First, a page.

Just one hour south of Lima, Peru's capital, lies Villa El Salvador, a town created from scratch in the desert in 1971. Its first residents were migrants from indigenous communities who moved to Lima because of the great earthquake of 1970, and to flee armed conflict. They were prevented from settling in the city's residential areas and were instead offered land in its outskirts, then called ‘el arenal': the sandy place. Arturo Mejia, co-founder and director of the performance troupe Arena Y Esteras (‘sand and mats'), and his parents were one of approximately 8000 families who moved to the desert to realize their shared vision: an independent, self-sufficient town with quality education for children and a vibrant culture.
In its infancy, Villa El Salvador was no more than a collection of shacks made from tarpaulin and sticks, with no running water, electricity or infrastructure. But with careful participatory planning, it soon flourished into a thriving town with a unique design—each residential ward comprised 16 manzana (blocks of 24 family units), built around central community facilities including a health clinic, kindergarten, a community office with a library, and a park. Until 1983, Villa El Salvador was governed exclusively by its inhabitants. Due to its expanding population, however, the Peruvian government established a municipal office in the town in 1983 to oversee local affairs, but the original settlers continued to run many programmes to improve the community.
However, on February 15, 1992 tragedy struck. Maria Elena Mayano, the much-loved community organizer and activist, was murdered by Sendero Luminoso (Shining Path), a terrorist group. The town was gripped with fear with many people scared to leave their homes. Still grieving from their loss, Arturo Mejia and his peers organized themselves with the goal of returning hope and confidence to the people of Villa El Salvador. They took to the streets demanding the "right to smile". This was the birth of Arena Y Esteras. The group began offering classes in theatre, dance, music, circus and sculpture to empower young people in the community through art. Children were also encouraged to discuss issues including gender equality, human rights, and identity, amongst others.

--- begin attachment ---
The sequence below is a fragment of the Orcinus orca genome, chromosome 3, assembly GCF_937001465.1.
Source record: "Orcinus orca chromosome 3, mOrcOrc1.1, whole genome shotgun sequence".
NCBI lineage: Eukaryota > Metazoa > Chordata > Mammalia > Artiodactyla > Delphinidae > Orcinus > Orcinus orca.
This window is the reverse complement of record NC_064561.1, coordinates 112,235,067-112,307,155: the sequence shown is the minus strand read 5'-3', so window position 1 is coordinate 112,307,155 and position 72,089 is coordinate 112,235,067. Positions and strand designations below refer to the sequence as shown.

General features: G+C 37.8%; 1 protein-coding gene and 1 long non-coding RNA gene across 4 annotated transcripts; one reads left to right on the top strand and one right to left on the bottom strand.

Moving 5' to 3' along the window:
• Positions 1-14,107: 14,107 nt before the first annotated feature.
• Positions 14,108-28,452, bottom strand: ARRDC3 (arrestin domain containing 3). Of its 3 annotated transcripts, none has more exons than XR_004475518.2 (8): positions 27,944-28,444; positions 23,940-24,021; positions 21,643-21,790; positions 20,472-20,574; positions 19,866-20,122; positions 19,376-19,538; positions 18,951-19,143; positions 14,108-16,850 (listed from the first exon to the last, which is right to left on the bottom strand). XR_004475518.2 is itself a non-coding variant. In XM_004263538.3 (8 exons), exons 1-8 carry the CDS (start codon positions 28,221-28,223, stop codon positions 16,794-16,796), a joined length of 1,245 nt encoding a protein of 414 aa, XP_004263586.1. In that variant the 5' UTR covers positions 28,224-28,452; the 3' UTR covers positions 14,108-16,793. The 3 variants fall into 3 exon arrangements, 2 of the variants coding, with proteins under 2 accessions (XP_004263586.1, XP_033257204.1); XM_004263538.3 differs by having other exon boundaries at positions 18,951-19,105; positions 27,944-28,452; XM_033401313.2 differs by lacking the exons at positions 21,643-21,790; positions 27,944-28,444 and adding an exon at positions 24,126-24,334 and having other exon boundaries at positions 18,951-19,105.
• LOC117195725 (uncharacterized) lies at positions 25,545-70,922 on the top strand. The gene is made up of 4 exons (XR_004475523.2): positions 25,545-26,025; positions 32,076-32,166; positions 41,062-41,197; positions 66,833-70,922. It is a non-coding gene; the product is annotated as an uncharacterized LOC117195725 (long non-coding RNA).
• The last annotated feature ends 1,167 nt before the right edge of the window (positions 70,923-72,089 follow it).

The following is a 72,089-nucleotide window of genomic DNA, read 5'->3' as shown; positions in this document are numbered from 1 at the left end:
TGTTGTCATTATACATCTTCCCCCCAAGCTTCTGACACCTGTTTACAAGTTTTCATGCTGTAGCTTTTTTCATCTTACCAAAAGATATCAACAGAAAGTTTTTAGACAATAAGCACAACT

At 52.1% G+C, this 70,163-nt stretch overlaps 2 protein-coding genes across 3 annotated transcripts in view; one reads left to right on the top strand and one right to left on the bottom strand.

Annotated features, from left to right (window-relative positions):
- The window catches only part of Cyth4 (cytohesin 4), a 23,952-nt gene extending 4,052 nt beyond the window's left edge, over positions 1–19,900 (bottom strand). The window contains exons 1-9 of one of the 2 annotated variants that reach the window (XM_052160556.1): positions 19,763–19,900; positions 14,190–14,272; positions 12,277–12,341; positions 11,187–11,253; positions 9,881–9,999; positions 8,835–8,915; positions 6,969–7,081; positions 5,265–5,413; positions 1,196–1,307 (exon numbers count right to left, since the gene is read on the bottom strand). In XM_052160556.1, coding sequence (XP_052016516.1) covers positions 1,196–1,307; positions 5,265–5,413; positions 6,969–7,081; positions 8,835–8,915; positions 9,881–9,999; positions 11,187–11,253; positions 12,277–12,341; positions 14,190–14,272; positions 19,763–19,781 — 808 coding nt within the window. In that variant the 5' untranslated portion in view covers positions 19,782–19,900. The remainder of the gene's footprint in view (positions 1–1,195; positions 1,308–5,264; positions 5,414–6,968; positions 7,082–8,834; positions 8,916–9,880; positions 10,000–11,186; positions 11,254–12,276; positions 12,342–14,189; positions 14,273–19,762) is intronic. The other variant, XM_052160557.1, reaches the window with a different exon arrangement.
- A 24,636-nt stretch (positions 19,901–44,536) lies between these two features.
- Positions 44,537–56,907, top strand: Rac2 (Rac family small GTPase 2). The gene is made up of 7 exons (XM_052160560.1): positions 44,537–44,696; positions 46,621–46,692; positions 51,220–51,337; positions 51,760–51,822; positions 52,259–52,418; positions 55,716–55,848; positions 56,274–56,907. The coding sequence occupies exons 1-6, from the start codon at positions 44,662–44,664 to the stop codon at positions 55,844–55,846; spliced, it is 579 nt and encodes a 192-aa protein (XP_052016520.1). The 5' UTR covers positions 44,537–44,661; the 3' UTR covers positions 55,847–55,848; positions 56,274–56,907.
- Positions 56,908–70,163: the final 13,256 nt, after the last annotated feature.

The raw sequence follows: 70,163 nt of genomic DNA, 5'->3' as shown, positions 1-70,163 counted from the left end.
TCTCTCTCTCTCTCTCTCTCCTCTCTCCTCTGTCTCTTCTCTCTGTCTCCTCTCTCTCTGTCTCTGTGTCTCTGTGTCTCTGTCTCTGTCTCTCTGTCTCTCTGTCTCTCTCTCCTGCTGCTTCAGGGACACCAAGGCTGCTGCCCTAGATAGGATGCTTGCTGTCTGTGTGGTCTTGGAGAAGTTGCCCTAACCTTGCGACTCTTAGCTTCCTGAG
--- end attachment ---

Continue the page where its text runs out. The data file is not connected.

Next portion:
On February 16 and 17, 2017, a group of Peace Boat participants visited Arena y Esteras, which is celebrating its 25th anniversary this year. After arriving at the centre, participants and the local children changed into colourful circus attire and took part in an animated parade on the nearby streets. As well as experiencing dance and acrobatic workshops, participants enjoyed breathtaking performances by members of Arena y Esteras. The exceptional level of skill, dedication and professionalism exhibited by the children—many of whom were younger than 16—was humbling. All the children in Arena y Esteras live in Villa El Salvador, which, despite receiving many awards, including the United Nations title of Peace Messenger City, still struggles with poverty and a lack of access to quality education and healthcare.
But Arena Y Esteras inspires youth to seek meaning in life and nurtures their artistic potential. Angel, a 16-year-old girl, explained to participants how joining the group two years ago opened her eyes to a new world. "What I love the most is being able to travel to different parts of Peru, as well as internationally, to pass on our new-found skills to other young people." Takeuchi Atsuko, a Peace Boat participant who attended the two-day study tour and participated in onboard theatre workshops led by Arturo Mejia, echoed Angel's sentiment: "Arena y Esteras is building the confidence and sense of identity of Villa El Salvador's future leaders through art. Moreover, once they have learned new skills, they can pass them onto the next generation—what a fantastic cycle."It is grass-roots, long-term initiatives like this which—in line with the United Nations Sustainable Development Goals—can achieve lasting resilience and sustainability of cities and local communities.